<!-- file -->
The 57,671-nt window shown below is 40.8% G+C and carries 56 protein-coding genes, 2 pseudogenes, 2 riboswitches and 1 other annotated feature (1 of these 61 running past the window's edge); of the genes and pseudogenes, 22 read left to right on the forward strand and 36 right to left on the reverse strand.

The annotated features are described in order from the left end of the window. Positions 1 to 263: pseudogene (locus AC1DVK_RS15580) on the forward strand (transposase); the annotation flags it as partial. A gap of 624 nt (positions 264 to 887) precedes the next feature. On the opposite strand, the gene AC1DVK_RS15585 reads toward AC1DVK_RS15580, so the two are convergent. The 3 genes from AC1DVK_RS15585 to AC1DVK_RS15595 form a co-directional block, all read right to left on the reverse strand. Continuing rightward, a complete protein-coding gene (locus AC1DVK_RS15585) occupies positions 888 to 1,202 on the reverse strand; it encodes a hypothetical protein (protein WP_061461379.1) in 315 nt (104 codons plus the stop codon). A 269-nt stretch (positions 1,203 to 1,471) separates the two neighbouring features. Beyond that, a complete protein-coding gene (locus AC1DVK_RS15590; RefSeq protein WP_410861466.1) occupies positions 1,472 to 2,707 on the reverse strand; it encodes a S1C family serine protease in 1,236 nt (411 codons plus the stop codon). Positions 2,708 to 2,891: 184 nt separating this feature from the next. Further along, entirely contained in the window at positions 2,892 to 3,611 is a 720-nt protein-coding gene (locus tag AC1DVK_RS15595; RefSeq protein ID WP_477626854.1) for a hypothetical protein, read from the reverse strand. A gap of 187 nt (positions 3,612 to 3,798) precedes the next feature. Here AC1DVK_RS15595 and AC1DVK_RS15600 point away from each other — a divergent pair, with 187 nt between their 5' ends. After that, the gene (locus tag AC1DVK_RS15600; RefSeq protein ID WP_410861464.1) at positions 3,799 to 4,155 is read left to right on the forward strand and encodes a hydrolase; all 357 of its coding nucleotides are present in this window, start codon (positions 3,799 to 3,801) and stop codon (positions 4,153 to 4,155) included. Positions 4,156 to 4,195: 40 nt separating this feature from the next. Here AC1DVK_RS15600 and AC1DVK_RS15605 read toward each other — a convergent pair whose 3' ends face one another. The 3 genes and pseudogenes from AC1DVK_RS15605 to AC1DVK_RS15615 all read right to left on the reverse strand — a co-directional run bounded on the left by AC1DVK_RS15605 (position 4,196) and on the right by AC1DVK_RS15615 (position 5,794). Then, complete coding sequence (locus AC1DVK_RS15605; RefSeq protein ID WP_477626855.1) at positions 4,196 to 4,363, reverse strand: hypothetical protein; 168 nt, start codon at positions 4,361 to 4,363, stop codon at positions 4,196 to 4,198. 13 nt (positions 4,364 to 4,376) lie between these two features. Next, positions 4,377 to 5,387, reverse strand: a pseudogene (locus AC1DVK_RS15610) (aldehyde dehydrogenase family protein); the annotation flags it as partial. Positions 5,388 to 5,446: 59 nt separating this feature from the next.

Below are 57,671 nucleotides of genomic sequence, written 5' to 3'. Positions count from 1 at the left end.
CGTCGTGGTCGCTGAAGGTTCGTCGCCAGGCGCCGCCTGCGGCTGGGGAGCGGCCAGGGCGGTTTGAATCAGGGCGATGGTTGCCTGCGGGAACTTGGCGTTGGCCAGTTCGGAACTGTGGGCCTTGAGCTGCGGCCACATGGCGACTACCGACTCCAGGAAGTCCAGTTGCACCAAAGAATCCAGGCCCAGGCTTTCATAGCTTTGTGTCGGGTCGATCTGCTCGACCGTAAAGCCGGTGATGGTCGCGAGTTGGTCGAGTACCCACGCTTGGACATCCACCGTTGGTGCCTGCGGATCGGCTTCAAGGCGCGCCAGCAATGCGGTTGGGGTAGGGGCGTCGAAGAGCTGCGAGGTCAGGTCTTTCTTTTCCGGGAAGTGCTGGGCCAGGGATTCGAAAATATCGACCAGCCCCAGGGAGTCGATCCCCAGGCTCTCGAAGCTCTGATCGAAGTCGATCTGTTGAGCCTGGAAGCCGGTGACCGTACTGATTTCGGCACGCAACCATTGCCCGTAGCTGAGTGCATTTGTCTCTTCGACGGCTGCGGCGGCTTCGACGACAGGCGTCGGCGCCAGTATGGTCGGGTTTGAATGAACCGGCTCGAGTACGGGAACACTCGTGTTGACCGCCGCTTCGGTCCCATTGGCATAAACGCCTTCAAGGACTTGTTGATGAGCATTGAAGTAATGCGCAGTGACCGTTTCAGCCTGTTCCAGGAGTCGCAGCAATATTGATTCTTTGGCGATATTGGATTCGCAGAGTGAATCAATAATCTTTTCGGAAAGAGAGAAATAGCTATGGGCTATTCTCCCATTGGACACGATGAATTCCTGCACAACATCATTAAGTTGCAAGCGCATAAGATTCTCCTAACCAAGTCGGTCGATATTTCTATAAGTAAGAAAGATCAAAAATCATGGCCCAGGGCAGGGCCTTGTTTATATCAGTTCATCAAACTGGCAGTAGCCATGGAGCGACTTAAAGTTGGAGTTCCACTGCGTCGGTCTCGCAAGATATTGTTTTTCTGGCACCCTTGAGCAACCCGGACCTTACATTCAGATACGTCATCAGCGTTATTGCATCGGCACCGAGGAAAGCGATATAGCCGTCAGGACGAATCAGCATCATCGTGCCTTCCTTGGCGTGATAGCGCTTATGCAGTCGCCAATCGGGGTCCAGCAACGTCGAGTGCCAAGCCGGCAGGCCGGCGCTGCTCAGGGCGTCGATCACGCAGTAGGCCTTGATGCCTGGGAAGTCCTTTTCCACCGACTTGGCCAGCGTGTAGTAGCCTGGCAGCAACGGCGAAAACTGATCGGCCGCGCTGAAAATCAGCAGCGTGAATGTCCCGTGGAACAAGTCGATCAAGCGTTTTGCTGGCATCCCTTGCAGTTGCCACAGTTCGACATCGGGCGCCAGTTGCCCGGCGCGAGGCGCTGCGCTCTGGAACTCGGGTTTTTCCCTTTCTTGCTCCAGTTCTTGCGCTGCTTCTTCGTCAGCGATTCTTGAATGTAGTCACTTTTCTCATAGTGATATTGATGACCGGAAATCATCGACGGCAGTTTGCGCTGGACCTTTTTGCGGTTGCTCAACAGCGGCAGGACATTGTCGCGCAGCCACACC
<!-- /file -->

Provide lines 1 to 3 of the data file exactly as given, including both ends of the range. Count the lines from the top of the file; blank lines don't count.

The 57,671-nt window shown below is 40.8% G+C and carries 56 protein-coding genes, 2 pseudogenes, 2 riboswitches and 1 other annotated feature (1 of these 61 running past the window's edge); of the genes and pseudogenes, 22 read left to right on the forward strand and 36 right to left on the reverse strand.

The annotated features are described in order from the left end of the window. Positions 1 to 263: pseudogene (locus AC1DVK_RS15580) on the forward strand (transposase); the annotation flags it as partial. A gap of 624 nt (positions 264 to 887) precedes the next feature. On the opposite strand, the gene AC1DVK_RS15585 reads toward AC1DVK_RS15580, so the two are convergent. The 3 genes from AC1DVK_RS15585 to AC1DVK_RS15595 form a co-directional block, all read right to left on the reverse strand. Continuing rightward, a complete protein-coding gene (locus AC1DVK_RS15585) occupies positions 888 to 1,202 on the reverse strand; it encodes a hypothetical protein (protein WP_061461379.1) in 315 nt (104 codons plus the stop codon). A 269-nt stretch (positions 1,203 to 1,471) separates the two neighbouring features. Beyond that, a complete protein-coding gene (locus AC1DVK_RS15590; RefSeq protein WP_410861466.1) occupies positions 1,472 to 2,707 on the reverse strand; it encodes a S1C family serine protease in 1,236 nt (411 codons plus the stop codon). Positions 2,708 to 2,891: 184 nt separating this feature from the next. Further along, entirely contained in the window at positions 2,892 to 3,611 is a 720-nt protein-coding gene (locus tag AC1DVK_RS15595; RefSeq protein ID WP_477626854.1) for a hypothetical protein, read from the reverse strand. A gap of 187 nt (positions 3,612 to 3,798) precedes the next feature. Here AC1DVK_RS15595 and AC1DVK_RS15600 point away from each other — a divergent pair, with 187 nt between their 5' ends. After that, the gene (locus tag AC1DVK_RS15600; RefSeq protein ID WP_410861464.1) at positions 3,799 to 4,155 is read left to right on the forward strand and encodes a hydrolase; all 357 of its coding nucleotides are present in this window, start codon (positions 3,799 to 3,801) and stop codon (positions 4,153 to 4,155) included. Positions 4,156 to 4,195: 40 nt separating this feature from the next. Here AC1DVK_RS15600 and AC1DVK_RS15605 read toward each other — a convergent pair whose 3' ends face one another. The 3 genes and pseudogenes from AC1DVK_RS15605 to AC1DVK_RS15615 all read right to left on the reverse strand — a co-directional run bounded on the left by AC1DVK_RS15605 (position 4,196) and on the right by AC1DVK_RS15615 (position 5,794). Then, complete coding sequence (locus AC1DVK_RS15605; RefSeq protein ID WP_477626855.1) at positions 4,196 to 4,363, reverse strand: hypothetical protein; 168 nt, start codon at positions 4,361 to 4,363, stop codon at positions 4,196 to 4,198. 13 nt (positions 4,364 to 4,376) lie between these two features. Next, positions 4,377 to 5,387, reverse strand: a pseudogene (locus AC1DVK_RS15610) (aldehyde dehydrogenase family protein); the annotation flags it as partial. Positions 5,388 to 5,446: 59 nt separating this feature from the next.

Below are 57,671 nucleotides of genomic sequence, written 5' to 3'. Positions count from 1 at the left end.